The move will raise concerns over a two-tier system in which Muslim students pay less than other undergraduates.

But the Government insisted it would be set up in a way that ensured repayments were made at the same rate as students who take out traditional student loans.

How? How can that work? If the loans are “sharia-compliant” and thus don’t make interest, then how can they not be cheaper than non-sharia-compliant loans that do make interest? If you take interest out of the equation, then loans become free, which is obviously cheaper than not free. Interest is the cost of borrowing; no interest, no cost.

Is the idea to rig it in such a way that the students with sharia-compliant loans do pay for the loans but in a way that’s not called “interest”? That seems…childish.

The plans have been set out in a consultation document published by the Department for Business, Innovation and Skills.

It says the Student Loans Company will create a completely new fund based on the “Takaful” structure used in Islamic finance – allowing groups of people to cooperate to provide mutual finance assistance to other members of a group.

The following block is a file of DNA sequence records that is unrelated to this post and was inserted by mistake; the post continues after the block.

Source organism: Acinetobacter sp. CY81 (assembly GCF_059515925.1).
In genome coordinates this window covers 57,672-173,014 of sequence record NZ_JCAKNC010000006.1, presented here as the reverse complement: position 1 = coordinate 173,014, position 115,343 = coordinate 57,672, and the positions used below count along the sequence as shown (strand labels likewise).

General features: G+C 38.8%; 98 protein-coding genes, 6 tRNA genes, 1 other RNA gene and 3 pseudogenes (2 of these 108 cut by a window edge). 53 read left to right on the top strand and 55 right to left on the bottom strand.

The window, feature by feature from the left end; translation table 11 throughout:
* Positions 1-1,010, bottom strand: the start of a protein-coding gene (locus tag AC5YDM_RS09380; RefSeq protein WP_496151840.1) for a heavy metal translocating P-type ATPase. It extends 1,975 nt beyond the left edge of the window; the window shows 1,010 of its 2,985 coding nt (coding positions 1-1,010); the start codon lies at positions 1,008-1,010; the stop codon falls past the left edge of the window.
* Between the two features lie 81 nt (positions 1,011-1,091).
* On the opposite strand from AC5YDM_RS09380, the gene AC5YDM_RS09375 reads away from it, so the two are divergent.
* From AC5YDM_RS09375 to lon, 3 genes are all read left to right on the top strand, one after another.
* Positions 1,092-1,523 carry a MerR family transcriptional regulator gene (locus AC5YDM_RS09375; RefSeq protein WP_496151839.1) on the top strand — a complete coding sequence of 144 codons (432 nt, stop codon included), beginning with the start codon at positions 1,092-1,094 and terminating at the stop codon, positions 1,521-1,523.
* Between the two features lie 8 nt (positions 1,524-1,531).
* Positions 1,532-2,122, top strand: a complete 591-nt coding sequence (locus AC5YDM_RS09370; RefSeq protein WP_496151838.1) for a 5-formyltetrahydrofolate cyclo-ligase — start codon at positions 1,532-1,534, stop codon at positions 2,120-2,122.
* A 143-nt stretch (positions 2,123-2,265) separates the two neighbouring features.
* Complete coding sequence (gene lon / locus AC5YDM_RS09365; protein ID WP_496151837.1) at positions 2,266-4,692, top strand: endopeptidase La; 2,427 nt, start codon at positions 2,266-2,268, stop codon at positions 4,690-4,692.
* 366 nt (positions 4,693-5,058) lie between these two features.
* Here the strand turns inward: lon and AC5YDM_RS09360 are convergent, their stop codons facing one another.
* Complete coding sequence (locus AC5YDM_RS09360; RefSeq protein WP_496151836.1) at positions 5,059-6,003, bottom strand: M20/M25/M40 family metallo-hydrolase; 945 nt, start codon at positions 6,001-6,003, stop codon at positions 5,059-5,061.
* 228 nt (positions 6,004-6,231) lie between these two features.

Students will borrow up to £9,000 a year to cover tuition fees and start to repay when they earn more than £21,000 – the same as the traditional model.

The document says: “The principles of Sharia law recognise the value of money over time. Given the long period over which most students would make repayments into the fund, the total contribution they would be obligated to make would be based on a benchmark.

“This benchmark would be set relative to the traditional loan system and would ensure that students who made use of either the alternative finance product or traditional loans would be treated the same.”